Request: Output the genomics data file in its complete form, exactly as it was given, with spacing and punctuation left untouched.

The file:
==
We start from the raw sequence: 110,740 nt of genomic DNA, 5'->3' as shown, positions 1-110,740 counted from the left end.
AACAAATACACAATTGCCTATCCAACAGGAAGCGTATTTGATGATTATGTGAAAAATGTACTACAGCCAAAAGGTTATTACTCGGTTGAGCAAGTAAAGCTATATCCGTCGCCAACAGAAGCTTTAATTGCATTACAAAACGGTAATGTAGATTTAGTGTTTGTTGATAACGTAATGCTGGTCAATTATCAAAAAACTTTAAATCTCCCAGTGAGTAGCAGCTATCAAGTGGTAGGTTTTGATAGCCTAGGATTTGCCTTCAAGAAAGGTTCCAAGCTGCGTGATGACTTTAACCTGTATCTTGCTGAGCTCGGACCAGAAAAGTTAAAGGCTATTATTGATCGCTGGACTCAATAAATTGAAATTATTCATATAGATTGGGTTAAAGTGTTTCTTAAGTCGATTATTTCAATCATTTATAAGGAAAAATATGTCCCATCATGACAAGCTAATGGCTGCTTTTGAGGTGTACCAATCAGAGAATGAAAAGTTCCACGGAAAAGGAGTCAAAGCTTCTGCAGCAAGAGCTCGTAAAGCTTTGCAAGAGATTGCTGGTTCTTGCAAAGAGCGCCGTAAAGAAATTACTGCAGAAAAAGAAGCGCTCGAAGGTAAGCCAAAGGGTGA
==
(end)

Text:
We start from the raw sequence: 110,740 nt of genomic DNA, 5'->3' as shown, positions 1-110,740 counted from the left end.
AACAAATACACAATTGCCTATCCAACAGGAAGCGTATTTGATGATTATGTGAAAAATGTACTACAGCCAAAAGGTTATTACTCGGTTGAGCAAGTAAAGCTATATCCGTCGCCAACAGAAGCTTTAATTGCATTACAAAACGGTAATGTAGATTTAGTGTTTGTTGATAACGTAATGCTGGTCAATTATCAAAAAACTTTAAATCTCCCAGTGAGTAGCAGCTATCAAGTGGTAGGTTTTGATAGCCTAGGATTTGCCTTCAAGAAAGGTTCCAAGCTGCGTGATGACTTTAACCTGTATCTTGCTGAGCTCGGACCAGAAAAGTTAAAGGCTATTATTGATCGCTGGACTCAATAAATTGAAATTATTCATATAGATTGGGTTAAAGTGTTTCTTAAGTCGATTATTTCAATCATTTATAAGGAAAAATATGTCCCATCATGACAAGCTAATGGCTGCTTTTGAGGTGTACCAATCAGAGAATGAAAAGTTCCACGGAAAAGGAGTCAAAGCTTCTGCAGCAAGAGCTCGTAAAGCTTTGCAAGAGATTGCTGGTTCTTGCAAAGAGCGCCGTAAAGAAATTACTGCAGAAAAAGAAGCGCTCGAAGGTAAGCCAAAGGGTGA